Within days of the Sept. 11 attacks, the questions began: What should be built on the site of Ground Zero? Who should build it? And should anything be built there at all?
In "Sacred Ground," FRONTLINE tells the inside story of the first stormy year in the struggle to design the Freedom Tower, the signature skyscraper to rise on the site where the World Trade Center once stood. The central battle involves relative newcomer Daniel Libeskind -- who, in February 2003, won a competition to design the site's master plan after the original six designs for the site were overwhelmingly rejected by the public -- and David Childs, the architect handpicked by the site's developer, Larry Silverstein, to actually build the tower.
Libeskind's master plan proposed a 1,776-foot skyscraper for the northwest corner of the site; the tower would be topped by an asymmetrical spire designed to echo the outstretched arm and torch of the Statue of Liberty. But even before the master plan competition had begun, Childs had started sketching his own skyscraper for Silverstein.
By the spring of 2003, the two architects were designing two very different towers and New York Governor George Pataki ordered them to find some way of cooperating. The architects finally worked out a deal, referred to by some observers as an "arranged marriage," in which Childs would design the Freedom Tower with Libeskind's collaboration. The balance of power split 51 percent to Childs, 49 percent to Libeskind.
Paul Goldberger, architecture critic for The New Yorker, says that at the root of the conflict is the fact that Libeskind and Childs have two distinct philosophies about architecture.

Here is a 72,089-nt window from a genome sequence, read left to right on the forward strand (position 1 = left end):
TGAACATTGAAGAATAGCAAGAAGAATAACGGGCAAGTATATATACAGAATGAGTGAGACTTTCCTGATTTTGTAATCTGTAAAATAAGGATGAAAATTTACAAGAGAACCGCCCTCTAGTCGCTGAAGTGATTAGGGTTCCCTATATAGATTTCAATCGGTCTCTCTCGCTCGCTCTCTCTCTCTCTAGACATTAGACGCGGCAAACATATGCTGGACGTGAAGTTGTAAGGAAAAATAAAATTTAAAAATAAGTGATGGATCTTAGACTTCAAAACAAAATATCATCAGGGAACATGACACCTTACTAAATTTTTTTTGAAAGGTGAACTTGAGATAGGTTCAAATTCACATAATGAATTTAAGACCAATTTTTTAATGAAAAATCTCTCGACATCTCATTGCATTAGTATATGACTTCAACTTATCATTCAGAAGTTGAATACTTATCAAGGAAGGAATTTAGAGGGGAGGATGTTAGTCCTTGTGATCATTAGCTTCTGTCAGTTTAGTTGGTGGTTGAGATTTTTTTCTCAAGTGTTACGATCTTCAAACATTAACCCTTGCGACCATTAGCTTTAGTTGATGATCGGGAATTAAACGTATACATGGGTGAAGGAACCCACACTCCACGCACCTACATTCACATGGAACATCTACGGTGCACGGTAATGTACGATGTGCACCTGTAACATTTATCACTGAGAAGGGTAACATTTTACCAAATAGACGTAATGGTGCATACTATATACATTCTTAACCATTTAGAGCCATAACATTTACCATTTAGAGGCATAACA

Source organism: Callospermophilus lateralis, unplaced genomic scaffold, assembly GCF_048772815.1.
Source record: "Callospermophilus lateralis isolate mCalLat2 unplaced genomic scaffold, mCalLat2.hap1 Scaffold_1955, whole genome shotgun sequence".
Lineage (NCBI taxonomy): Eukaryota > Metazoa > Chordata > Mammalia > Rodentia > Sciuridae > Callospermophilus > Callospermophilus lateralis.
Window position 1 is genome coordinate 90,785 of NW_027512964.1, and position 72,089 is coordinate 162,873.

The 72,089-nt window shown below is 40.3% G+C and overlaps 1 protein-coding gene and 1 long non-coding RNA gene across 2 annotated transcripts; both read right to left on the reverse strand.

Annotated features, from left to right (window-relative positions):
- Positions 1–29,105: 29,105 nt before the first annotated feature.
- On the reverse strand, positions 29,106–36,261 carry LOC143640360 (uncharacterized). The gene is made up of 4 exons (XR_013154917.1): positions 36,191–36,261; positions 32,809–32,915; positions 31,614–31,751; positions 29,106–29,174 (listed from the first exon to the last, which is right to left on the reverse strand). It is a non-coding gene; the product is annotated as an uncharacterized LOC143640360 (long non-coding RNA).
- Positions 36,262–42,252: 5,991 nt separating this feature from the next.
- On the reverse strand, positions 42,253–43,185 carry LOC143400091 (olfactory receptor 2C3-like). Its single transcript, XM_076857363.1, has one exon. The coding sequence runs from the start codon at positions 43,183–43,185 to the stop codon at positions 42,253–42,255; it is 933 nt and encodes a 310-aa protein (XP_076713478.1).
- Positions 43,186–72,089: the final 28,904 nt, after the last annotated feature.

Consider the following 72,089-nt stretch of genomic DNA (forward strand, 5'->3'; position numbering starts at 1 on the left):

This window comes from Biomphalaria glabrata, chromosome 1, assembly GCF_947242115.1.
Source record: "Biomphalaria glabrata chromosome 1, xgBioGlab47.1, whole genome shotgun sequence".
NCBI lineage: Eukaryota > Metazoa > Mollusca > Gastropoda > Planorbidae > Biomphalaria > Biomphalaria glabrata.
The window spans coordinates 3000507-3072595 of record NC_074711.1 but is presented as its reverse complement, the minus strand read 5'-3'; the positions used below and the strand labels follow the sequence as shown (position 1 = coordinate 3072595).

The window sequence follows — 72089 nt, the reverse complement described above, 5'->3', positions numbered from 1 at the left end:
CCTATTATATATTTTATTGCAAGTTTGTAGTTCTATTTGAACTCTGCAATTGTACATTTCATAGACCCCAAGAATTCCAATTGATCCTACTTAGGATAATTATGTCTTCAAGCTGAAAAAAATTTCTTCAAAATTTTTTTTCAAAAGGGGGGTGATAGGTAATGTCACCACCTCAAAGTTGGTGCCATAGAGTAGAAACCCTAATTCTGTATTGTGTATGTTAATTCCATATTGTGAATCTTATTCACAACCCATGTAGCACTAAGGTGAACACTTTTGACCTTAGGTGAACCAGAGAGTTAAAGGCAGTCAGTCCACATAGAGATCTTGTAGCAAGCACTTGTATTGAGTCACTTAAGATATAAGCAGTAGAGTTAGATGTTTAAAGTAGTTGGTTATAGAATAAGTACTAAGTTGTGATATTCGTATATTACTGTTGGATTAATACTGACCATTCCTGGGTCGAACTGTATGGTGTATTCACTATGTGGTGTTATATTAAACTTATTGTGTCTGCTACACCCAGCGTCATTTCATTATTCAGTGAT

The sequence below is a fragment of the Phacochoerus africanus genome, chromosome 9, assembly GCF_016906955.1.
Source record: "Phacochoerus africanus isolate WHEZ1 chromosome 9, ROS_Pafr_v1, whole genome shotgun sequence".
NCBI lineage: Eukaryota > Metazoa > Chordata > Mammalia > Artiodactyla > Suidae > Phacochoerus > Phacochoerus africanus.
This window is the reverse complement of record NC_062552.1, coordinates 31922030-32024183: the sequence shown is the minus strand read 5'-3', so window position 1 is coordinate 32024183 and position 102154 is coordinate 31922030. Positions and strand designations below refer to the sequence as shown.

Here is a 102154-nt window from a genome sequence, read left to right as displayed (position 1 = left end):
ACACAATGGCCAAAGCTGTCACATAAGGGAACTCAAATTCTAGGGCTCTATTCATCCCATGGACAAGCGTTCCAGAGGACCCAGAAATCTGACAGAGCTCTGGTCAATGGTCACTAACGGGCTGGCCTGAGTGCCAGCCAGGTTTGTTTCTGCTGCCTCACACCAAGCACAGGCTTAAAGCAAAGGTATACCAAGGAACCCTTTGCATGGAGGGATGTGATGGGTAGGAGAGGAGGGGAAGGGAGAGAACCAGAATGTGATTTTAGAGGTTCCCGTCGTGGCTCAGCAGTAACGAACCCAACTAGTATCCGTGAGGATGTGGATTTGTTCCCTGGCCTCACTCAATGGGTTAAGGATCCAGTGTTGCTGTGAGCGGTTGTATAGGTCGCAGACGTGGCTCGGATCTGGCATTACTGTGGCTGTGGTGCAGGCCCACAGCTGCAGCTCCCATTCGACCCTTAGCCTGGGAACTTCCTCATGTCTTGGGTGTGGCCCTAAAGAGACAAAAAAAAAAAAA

"Childs and Libeskind have fundamentally different ideas of what a skyscraper should be," he says. "David Childs believed in the skyscraper as a much more rational object. The structural idea should come first. Architecture should reflect the structural reality. Libeskind tends to begin with an idea, and figure that it's the role of the engineer to make the idea of the architect possible."
Though the two architects agreed to collaborate on the Freedom Tower, their architectural battles were far from over. In October 2003, Pataki turned up the heat and announced a Dec. 15 deadline for the design. But Libeskind and Childs were still designing parallel projects with no progress towards a common design. Childs and his collaborators were designing a 2,000-foot torqued tower; Libeskind insisted that certain elements from his original design must remain, including the asymmetrical spire referencing the Statue of Liberty and the symbolic height of 1,776 feet.
A compromise design -- a combination of Childs' torqued tower with Libeskind's asymmetrical spire and symbolic height of 1,776 feet -- was hammered out in the few days leading up to the deadline. But the critical reaction to the compromise Freedom Tower has been mixed.
"In the end, the Freedom Tower is a sad compromise," Goldberger laments. "It is not as good as Daniel Libeskind's original vision, neither is it as strong as David Childs' first vision of that building. Really is like that old cliché about a camel being a horse designed by a committee. We now have the camel of skyscrapers."